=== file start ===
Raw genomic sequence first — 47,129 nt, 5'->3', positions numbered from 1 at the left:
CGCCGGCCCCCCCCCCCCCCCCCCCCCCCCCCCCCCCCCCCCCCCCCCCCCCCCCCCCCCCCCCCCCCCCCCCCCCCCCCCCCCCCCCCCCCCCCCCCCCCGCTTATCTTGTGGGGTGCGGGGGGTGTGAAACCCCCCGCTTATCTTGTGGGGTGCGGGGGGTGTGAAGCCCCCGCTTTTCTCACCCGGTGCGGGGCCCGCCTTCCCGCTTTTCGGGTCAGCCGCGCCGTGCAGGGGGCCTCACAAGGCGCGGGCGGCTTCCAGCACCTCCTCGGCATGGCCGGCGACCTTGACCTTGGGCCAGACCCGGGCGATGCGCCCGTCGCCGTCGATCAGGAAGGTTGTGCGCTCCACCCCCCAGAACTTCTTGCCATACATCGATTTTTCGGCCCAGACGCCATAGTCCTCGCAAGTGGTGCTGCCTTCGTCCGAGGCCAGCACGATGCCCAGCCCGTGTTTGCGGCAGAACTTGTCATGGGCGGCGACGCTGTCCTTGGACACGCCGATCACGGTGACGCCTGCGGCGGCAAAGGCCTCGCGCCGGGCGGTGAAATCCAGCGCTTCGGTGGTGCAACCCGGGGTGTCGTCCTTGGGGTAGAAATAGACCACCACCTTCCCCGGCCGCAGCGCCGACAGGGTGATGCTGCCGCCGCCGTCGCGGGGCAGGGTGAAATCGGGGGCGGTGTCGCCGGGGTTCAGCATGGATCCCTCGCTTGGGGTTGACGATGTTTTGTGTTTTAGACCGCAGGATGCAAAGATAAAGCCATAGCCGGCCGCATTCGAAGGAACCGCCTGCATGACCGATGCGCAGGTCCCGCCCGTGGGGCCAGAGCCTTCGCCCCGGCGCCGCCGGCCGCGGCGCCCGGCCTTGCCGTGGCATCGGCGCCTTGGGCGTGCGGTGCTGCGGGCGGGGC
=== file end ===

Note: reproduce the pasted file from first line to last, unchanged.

Raw genomic sequence first — 47,129 nt, 5'->3', positions numbered from 1 at the left:
CGCCGGCCCCCCCCCCCCCCCCCCCCCCCCCCCCCCCCCCCCCCCCCCCCCCCCCCCCCCCCCCCCCCCCCCCCCCCCCCCCCCCCCCCCCCCCCCCCCCCGCTTATCTTGTGGGGTGCGGGGGGTGTGAAACCCCCCGCTTATCTTGTGGGGTGCGGGGGGTGTGAAGCCCCCGCTTTTCTCACCCGGTGCGGGGCCCGCCTTCCCGCTTTTCGGGTCAGCCGCGCCGTGCAGGGGGCCTCACAAGGCGCGGGCGGCTTCCAGCACCTCCTCGGCATGGCCGGCGACCTTGACCTTGGGCCAGACCCGGGCGATGCGCCCGTCGCCGTCGATCAGGAAGGTTGTGCGCTCCACCCCCCAGAACTTCTTGCCATACATCGATTTTTCGGCCCAGACGCCATAGTCCTCGCAAGTGGTGCTGCCTTCGTCCGAGGCCAGCACGATGCCCAGCCCGTGTTTGCGGCAGAACTTGTCATGGGCGGCGACGCTGTCCTTGGACACGCCGATCACGGTGACGCCTGCGGCGGCAAAGGCCTCGCGCCGGGCGGTGAAATCCAGCGCTTCGGTGGTGCAACCCGGGGTGTCGTCCTTGGGGTAGAAATAGACCACCACCTTCCCCGGCCGCAGCGCCGACAGGGTGATGCTGCCGCCGCCGTCGCGGGGCAGGGTGAAATCGGGGGCGGTGTCGCCGGGGTTCAGCATGGATCCCTCGCTTGGGGTTGACGATGTTTTGTGTTTTAGACCGCAGGATGCAAAGATAAAGCCATAGCCGGCCGCATTCGAAGGAACCGCCTGCATGACCGATGCGCAGGTCCCGCCCGTGGGGCCAGAGCCTTCGCCCCGGCGCCGCCGGCCGCGGCGCCCGGCCTTGCCGTGGCATCGGCGCCTTGGGCGTGCGGTGCTGCGGGCGGGGC